No matter which industry you work in, the industrial metal market likely affects the work that you do. Worth a staggering $2.4 trillion a year, industrial metals are some of the most important and valuable commodities on the planet.
If you are new to this massive market, you might be in need of an overview. If you are wondering “what are industrial metals?”, we have got you covered. Read on for a crash-course on the metals that matter with this essential industrial metals guide.
Iron ore is, by some measures, the most heavily-mined substance on Earth. Used as an essential product in the creation of steel, iron ore is also used to make its weaker sibling, iron. Iron, while not as strong as steel, still has a staggering array of uses across a wide range of industries and sectors.
Iron is used for scaffolding, heavy machinery, appliances, utensils, and medical equipment. Due to its softer nature, it is often used to create complex small metal tools that require laser engraving to create, of the kind produced by this laser marker.
Steel is an alloy of iron and carbon and is one of the hardest substances known to man. Due to its immense durability and the fact that it can go decades or even centuries without degrading, steel is the metal of choice for the global construction industry, which is where about 50% of the world’s steel supply is used today.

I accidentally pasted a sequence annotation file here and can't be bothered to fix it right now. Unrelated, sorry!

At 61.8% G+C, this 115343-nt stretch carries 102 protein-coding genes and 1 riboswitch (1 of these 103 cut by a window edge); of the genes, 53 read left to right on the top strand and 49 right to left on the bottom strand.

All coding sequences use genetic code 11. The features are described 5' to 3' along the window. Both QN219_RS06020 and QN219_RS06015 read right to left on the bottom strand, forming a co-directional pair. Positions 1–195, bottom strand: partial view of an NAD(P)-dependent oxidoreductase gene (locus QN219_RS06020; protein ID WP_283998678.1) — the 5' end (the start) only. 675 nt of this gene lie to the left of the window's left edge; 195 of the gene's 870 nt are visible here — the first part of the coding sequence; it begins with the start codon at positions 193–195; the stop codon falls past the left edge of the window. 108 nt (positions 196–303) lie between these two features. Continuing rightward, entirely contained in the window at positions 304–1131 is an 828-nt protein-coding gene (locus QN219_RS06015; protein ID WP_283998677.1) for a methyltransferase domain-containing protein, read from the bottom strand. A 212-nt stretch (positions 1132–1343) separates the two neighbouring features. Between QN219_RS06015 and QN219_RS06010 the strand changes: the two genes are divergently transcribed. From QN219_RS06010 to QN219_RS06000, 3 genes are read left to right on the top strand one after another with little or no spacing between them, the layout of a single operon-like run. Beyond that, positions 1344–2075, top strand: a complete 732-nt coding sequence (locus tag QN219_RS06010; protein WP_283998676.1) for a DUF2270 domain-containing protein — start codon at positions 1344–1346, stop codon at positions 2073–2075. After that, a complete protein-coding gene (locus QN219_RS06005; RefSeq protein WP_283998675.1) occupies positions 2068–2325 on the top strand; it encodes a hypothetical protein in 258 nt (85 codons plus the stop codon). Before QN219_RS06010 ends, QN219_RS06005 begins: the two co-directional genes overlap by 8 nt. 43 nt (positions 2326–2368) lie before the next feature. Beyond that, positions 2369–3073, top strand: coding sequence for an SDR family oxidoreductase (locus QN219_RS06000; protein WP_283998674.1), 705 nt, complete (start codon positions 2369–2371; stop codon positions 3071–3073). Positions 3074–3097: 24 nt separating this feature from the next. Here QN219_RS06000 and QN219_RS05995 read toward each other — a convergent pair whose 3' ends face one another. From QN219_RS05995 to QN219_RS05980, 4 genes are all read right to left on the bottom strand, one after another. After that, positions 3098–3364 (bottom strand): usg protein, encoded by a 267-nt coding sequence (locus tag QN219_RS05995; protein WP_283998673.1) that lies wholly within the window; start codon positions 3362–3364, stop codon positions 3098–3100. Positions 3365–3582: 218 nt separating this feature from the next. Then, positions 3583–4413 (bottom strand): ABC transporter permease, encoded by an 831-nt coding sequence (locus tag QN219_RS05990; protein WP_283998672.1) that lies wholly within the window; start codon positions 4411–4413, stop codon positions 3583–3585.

Any building project you see going on right now likely uses a lot of steel. Meanwhile, vehicles, military equipment, bridges, and roads all make extensive use of steel.
Aluminum may not be the strongest, but it is one of the best industrial metals around for a number of reasons. Most importantly, it is a stellar conductor of electricity, which is why it is present in electronic devices and wiring systems everywhere in the world.
It is also incredibly malleable, meaning that it can easily be molded into complex shapes. This is why many of the moving parts in cars are now made of aluminum, as well as consumer goods such as televisions.
Zinc is an abundant metal that is mostly produced by industrial metal companies in China, Peru, and Australia, which account for the overwhelming majority of the Earth’s supply.
It is mostly used as a corrosive-resistant coating for steel, meaning that zinc prices and availability are tied very closely to steel demand. It is also finding more use in aesthetic applications, such as jewelry and furniture, owing to its bright sheen and smooth finish.
Nickel is cheap, malleable, and incredibly useful. There are abundant supplies of nickel around the world, meaning that supply has rarely been an issue.
It is almost exclusively used today in the production of household essentials such as knives, forks, and spoons, as it is used to produce stainless steel. If you have every handled stainless steel, then you are familiar with nickel.
Jobs in the Industrial Metal Industry for You
If this guide to the industrial metal industry has piqued your interest in a career in construction, we have got you covered. Make sure to check out our regularly-updated Jobs section for all of the latest construction and scaffolding jobs that are relevant to you.